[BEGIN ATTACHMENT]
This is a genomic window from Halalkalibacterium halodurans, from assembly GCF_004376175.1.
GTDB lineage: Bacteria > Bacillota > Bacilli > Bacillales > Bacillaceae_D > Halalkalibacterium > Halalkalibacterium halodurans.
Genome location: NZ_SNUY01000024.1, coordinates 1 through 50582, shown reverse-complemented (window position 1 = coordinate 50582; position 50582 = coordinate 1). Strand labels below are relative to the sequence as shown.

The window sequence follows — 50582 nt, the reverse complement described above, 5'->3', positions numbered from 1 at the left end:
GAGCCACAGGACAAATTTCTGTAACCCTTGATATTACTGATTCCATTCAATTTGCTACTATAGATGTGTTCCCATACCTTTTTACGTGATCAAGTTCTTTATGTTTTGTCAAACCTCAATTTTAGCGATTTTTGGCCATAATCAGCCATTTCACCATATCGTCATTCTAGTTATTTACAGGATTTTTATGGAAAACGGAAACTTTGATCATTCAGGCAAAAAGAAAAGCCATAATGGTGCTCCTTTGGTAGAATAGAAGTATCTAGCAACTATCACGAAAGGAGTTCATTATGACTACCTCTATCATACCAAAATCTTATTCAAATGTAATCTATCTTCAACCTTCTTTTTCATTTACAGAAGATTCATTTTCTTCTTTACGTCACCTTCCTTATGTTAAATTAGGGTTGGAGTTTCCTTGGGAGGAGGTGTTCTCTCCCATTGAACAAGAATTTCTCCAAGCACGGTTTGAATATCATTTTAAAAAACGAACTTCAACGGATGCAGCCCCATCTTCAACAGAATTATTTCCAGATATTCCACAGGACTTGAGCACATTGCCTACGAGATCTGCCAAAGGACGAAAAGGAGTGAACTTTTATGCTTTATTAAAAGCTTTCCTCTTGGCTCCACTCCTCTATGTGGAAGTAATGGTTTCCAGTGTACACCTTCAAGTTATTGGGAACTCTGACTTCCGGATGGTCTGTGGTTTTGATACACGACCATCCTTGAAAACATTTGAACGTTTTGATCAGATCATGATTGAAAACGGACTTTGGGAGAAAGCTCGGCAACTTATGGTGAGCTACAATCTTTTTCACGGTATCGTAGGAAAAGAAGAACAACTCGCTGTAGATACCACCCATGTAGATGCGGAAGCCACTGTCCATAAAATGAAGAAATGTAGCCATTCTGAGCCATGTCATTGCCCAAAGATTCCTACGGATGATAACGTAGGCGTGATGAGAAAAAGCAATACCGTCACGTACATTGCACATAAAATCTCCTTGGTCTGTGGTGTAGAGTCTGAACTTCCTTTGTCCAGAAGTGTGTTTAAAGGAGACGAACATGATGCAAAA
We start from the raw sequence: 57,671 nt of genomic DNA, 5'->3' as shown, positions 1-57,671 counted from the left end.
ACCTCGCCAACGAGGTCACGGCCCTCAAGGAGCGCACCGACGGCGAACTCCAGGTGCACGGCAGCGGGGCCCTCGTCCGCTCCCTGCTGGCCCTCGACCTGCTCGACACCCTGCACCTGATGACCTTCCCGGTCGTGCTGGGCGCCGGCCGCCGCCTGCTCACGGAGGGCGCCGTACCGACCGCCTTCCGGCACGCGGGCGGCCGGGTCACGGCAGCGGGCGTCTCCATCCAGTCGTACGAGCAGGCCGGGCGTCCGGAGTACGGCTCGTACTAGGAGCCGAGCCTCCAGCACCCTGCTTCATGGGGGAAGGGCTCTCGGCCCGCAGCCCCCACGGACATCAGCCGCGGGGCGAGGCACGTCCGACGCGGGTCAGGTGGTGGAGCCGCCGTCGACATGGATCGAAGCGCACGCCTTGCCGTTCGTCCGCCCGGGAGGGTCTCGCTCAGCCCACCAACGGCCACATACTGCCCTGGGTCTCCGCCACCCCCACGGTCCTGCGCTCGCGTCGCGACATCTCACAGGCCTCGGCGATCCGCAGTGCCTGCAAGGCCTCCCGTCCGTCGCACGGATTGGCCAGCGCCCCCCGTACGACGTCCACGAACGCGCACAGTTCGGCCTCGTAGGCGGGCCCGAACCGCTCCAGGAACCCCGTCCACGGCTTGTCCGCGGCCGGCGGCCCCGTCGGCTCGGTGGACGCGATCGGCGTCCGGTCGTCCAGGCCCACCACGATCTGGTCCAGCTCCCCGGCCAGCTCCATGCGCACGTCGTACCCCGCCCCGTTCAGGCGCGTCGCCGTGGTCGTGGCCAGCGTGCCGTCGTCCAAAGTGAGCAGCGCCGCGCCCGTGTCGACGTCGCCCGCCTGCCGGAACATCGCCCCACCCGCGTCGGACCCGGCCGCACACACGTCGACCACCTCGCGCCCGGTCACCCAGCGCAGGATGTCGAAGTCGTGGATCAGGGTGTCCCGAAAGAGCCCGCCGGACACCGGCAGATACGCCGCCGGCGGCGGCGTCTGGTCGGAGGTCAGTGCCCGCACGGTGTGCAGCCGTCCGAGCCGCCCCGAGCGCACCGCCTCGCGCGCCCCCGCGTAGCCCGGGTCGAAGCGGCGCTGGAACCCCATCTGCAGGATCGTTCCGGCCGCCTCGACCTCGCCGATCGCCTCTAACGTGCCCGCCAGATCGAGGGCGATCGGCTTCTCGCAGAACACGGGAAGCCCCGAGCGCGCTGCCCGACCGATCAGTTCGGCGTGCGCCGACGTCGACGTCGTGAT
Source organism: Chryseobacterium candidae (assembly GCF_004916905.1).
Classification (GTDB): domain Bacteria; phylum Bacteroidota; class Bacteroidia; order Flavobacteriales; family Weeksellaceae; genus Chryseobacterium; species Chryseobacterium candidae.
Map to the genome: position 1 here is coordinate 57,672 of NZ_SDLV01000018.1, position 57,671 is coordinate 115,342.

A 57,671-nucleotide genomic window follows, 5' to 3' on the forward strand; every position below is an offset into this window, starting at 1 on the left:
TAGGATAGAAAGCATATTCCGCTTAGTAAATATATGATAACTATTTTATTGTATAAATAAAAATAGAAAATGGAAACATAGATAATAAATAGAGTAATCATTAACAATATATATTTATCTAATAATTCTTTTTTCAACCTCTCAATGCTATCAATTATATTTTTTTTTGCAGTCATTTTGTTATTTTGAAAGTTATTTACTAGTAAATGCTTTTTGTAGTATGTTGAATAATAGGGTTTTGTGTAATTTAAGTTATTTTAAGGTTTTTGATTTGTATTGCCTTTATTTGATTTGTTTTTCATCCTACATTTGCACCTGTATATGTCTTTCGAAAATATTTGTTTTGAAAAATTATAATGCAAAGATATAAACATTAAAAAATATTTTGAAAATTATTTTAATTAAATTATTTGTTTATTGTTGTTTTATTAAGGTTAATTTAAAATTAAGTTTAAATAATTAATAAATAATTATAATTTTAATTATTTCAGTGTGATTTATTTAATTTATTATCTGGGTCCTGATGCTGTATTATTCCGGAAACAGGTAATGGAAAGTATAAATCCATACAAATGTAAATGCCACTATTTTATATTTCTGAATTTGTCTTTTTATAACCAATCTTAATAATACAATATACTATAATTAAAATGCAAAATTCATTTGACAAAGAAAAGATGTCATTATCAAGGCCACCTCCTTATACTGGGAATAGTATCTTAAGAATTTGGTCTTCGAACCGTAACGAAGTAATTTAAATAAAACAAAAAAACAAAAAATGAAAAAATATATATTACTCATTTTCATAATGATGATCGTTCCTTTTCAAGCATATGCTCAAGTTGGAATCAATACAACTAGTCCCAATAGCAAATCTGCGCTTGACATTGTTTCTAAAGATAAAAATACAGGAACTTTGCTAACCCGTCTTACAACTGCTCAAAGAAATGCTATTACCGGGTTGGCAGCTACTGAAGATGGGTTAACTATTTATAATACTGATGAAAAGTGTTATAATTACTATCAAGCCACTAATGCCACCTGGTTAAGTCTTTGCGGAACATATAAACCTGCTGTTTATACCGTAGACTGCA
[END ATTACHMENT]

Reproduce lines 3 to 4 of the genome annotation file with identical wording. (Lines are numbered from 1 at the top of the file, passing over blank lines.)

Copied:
Genome location: NZ_SNUY01000024.1, coordinates 1 through 50582, shown reverse-complemented (window position 1 = coordinate 50582; position 50582 = coordinate 1). Strand labels below are relative to the sequence as shown.

The window sequence follows — 50582 nt, the reverse complement described above, 5'->3', positions numbered from 1 at the left end: